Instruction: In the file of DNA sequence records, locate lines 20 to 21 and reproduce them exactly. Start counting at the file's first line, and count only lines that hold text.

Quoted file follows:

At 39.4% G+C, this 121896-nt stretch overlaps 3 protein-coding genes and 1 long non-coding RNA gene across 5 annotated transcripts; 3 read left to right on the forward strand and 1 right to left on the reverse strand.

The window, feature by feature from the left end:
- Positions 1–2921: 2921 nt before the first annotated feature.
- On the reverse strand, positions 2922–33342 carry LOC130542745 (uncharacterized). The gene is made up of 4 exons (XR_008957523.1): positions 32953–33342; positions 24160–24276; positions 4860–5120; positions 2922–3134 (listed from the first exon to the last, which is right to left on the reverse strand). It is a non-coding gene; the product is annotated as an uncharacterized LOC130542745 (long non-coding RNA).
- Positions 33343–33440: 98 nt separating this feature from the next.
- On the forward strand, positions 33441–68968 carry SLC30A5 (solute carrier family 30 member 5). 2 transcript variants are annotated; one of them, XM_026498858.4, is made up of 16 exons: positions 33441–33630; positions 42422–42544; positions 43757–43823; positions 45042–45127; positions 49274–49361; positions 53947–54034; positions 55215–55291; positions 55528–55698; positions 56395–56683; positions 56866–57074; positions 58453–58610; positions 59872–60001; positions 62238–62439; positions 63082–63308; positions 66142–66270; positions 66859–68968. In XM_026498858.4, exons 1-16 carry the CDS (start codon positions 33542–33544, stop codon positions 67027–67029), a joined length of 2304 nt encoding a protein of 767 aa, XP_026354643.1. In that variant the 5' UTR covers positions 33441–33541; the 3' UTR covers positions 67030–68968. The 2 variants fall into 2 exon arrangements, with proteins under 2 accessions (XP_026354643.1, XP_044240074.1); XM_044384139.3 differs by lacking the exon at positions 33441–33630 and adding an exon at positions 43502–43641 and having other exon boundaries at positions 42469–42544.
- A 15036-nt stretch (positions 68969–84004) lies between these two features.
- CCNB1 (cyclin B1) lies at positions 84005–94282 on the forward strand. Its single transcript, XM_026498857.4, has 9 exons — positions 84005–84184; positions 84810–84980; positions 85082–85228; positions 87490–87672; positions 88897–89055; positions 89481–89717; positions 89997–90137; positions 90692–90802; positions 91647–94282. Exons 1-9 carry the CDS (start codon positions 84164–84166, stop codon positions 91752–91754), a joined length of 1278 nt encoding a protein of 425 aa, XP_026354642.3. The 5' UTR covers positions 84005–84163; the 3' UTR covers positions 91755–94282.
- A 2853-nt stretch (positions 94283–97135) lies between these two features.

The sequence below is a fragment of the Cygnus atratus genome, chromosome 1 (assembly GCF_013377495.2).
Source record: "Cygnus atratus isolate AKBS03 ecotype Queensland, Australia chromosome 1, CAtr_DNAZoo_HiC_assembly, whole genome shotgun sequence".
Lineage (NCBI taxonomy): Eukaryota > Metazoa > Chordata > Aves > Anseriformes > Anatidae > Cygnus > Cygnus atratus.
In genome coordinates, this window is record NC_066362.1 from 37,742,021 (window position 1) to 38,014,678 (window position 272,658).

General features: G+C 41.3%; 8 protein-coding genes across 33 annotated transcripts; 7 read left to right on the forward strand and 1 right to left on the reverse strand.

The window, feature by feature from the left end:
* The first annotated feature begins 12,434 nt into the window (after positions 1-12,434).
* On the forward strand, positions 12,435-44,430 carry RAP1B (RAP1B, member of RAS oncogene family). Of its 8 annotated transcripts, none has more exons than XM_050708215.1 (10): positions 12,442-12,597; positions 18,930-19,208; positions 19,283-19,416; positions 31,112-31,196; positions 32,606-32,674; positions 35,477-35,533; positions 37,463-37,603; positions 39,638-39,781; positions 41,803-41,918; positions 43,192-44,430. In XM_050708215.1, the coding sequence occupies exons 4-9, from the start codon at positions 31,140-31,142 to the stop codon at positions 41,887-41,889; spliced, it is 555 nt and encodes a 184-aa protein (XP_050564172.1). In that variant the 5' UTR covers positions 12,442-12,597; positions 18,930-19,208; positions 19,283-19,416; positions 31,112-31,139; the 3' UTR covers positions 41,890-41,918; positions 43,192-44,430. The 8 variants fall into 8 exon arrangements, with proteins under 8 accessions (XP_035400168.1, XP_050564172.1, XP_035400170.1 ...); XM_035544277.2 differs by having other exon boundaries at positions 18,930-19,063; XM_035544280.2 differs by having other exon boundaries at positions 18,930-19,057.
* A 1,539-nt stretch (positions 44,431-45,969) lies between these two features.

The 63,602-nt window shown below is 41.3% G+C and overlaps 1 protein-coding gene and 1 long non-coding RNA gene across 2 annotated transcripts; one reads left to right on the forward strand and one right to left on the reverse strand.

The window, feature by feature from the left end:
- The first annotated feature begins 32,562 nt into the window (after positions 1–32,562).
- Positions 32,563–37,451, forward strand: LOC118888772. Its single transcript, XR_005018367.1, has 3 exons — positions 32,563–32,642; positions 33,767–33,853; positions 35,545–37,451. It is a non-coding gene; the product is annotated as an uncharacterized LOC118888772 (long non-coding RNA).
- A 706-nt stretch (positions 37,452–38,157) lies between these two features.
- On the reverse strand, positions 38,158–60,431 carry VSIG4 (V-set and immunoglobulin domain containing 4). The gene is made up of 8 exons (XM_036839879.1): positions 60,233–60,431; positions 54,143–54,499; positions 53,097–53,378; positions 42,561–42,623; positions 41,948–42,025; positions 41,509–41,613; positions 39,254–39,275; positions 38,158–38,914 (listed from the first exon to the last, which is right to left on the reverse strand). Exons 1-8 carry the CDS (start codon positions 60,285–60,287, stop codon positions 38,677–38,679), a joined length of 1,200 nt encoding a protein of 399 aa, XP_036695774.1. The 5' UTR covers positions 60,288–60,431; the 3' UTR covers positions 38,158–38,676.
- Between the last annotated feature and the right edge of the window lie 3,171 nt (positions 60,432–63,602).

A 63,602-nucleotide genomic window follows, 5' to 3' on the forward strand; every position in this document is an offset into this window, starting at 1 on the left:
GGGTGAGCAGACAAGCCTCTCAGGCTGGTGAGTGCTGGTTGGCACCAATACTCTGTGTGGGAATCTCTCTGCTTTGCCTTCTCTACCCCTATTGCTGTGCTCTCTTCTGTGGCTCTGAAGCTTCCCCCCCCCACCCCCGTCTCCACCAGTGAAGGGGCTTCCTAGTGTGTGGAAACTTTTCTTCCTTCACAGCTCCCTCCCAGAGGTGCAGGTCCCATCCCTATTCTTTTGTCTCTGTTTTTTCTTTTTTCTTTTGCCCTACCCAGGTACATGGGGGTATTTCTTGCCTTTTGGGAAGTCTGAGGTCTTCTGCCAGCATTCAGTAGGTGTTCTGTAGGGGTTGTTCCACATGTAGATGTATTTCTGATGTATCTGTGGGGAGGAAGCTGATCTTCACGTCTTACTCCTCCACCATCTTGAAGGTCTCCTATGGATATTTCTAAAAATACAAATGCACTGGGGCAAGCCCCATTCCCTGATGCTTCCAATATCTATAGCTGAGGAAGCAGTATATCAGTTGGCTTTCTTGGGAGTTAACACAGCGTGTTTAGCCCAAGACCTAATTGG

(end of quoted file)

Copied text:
The window, feature by feature from the left end:
- The first annotated feature begins 32,562 nt into the window (after positions 1–32,562).